EQ – the most important processor in your armoury
It’s a fact of studio life that producers spend an inordinate amount of time investigating – and investing in – the latest, flashiest plugins when the tool that will make the biggest difference to the quality of their mixes is one they already own, the humble equaliser.
Getting the most out of EQ means understanding the deep-level differences between different types of EQ. Some EQ is tonally neutral – which is to say it does its job in a transparent way. These EQs are best used for detailed sculpting of sounds, typically notching out problem frequencies.
Others deliver more obvious colour and character, and are typically used for gentle boosts and to give signals a pleasing sheen in the high and low ends.
You should aim to have at least one high quality type of each EQ in your plugin folder, with go-to examples of transparent EQ including the Oxford and Cambridge models and excellent SSL X-EQ.
At the same time, there’s no need to overload your plugin folder. The truth is you don’t need dozens of EQs – just a handful of ‘neutrals’ and ‘colours’ that you know inside out. Israel
EQ – Top and tailing
One of the most effective ways to up the quality of a mix is to cut unwanted frequencies from as many signals as you can.
These unwanted frequencies tend to reside at the upper and lower parts of the frequency spectrum. In a vocal part, for example, you’ll find rumbles and low-level mic noise as far down as 30-40Hz playing no useful part in the sound other than clogging up the mix and reducing available headroom.
Many producers take an all-out approach here, adding a low-cut filter on every channel to remove unwanted low-end. Shakers, hi-hats, leads and pads, for example, invariably contain low frequencies that you don’t need in the mix.
Some producers do the same at the top end of a signal – using a high-cut filter to pull back on harsh and brittle top end frequencies.
The aim of these cuts is control – a finessing of individual signals so that you only have what you want/need in a mix. Even if you can’t hear the contribution of unwanted material, use a spectral analyser to check your ears aren’t missing anything; you may be surprised by the amount of barely audible but headroom-hungry low end in a humble snare drum sample for example.
Making judicious ‘top and tail’ cuts across a mix can really tighten it up, increasing clarity and punch. You can hear examples of this approach in the Music Loops sections of SM White Label Deep House & Nu Disco Volumes 1 and 2 where each element has been EQd to sit in its own place in the mix so the collective elements all fit nicely together. Sean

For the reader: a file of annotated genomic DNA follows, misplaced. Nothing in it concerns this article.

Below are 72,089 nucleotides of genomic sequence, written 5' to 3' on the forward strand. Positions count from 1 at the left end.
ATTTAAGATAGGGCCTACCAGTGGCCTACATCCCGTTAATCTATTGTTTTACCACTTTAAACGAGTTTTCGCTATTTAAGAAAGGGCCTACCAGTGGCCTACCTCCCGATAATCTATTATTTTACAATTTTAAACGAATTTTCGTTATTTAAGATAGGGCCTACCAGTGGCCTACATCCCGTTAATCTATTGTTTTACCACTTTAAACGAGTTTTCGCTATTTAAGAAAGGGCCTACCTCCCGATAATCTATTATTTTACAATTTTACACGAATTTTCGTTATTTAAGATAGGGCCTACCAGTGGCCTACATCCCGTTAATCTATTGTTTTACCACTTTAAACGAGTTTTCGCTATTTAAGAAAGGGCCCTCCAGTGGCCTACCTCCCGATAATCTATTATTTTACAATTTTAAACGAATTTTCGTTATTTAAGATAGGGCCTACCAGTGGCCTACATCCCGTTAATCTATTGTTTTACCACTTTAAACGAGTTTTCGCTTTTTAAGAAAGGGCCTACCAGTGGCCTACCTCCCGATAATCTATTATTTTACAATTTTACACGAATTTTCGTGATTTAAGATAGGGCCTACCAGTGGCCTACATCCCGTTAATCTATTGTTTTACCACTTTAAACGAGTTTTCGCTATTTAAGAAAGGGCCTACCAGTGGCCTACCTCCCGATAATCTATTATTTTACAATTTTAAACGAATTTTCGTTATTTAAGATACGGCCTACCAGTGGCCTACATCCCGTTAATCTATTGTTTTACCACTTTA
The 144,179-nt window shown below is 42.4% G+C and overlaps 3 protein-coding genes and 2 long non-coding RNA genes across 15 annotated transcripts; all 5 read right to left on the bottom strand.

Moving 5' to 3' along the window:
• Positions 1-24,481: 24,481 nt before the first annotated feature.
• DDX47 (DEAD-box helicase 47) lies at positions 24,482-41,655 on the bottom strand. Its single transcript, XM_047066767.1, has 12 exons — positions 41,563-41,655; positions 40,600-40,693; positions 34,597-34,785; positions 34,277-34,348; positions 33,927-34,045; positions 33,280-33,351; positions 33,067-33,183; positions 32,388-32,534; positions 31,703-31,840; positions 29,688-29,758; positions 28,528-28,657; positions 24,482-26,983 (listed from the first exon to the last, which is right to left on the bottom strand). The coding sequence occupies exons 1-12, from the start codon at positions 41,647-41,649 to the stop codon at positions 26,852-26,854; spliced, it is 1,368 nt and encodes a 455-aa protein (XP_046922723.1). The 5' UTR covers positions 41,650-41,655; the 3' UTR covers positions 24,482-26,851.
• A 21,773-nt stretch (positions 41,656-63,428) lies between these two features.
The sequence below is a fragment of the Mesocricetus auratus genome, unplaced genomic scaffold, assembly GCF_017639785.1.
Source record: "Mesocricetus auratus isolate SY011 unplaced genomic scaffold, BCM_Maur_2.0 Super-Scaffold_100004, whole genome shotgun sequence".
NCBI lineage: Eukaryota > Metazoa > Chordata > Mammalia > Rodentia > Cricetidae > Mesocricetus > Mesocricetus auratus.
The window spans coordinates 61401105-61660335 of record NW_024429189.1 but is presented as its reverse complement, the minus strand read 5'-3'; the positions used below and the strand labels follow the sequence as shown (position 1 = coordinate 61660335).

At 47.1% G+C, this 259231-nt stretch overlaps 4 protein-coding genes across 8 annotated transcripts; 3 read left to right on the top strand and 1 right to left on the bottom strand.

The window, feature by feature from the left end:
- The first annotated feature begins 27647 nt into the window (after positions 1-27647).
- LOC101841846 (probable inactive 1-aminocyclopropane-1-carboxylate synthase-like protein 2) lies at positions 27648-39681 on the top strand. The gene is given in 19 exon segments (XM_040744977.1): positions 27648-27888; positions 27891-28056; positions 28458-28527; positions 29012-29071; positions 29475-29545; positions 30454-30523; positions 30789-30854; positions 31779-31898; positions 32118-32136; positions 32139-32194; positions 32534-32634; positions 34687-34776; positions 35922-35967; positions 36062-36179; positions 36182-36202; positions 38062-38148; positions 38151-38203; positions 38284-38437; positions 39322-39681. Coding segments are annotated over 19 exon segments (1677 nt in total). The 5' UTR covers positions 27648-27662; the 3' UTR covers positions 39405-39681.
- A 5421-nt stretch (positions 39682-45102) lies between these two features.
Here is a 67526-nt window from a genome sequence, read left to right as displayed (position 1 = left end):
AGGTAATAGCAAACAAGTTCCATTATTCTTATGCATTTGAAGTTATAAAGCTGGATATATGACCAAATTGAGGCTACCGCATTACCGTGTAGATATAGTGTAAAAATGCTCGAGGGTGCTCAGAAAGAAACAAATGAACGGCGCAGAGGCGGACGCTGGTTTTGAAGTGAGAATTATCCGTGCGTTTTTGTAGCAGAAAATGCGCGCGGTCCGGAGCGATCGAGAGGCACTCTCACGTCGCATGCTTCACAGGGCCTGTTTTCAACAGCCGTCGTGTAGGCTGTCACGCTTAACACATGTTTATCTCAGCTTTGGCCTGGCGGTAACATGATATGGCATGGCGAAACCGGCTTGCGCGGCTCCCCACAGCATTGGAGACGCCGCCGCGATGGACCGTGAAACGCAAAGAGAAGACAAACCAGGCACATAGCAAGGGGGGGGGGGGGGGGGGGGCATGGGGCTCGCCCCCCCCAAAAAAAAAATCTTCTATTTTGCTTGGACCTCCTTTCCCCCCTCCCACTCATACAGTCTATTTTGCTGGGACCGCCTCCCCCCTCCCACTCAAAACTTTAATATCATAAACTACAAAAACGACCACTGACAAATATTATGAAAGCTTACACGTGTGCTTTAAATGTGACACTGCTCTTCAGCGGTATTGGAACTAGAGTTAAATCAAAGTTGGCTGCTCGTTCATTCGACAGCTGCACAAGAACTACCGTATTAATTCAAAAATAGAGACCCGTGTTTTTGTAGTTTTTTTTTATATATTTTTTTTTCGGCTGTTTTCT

De-essing – Not just for vocals
De-essers can be used on a range of different sounds – not just vocals. One of the signals I’ve been using them on increasingly in the past year is analogue drum machines. Because many of them were built to tight budgets and subsequently feature relatively cheap converters, older drum machines can get pretty hot in the 2–5kHz region. Of course, you can use EQ to notch out the relevant frequencies but a de-esser with a central frequency around 3.4-4kHz trimming 3-4dB worth of gain does the job just as well – and often impacts less on the wider signal.
Removing this overly strident content has two benefits: one, a warmer, rounder sound; two, because you’ve refined the sound’s frequency spread you can often afford to push it louder: I often get an extra 2dB more volume from a drum hit by controlling the upper-mids. Israel
Mix as you write
Broadly speaking, dance producers seem to divide into two fairly evenly split groups: those who mix as they write and those who make a rough mix as they write before devoting a day or so to the final ‘mixdown’.
My own view is that if you aren’t mixing to a close-to-finished standard while you’re writing, you run a constant risk of losing track of the feel and all-important groove of a track. Because the interrelation between sound design, composition, arrangement and mixing in dance music is so blurry, tweaks to any one constituent part of the process invariably impacts on all the others.
If you make even a minor tweak to the the attack envelope of a kick drum, for example, this will change the whole feel of the groove, necessitating not just changes in the compression (and often EQ) of the kick drum, but also potentially of other rhythmic sounds too.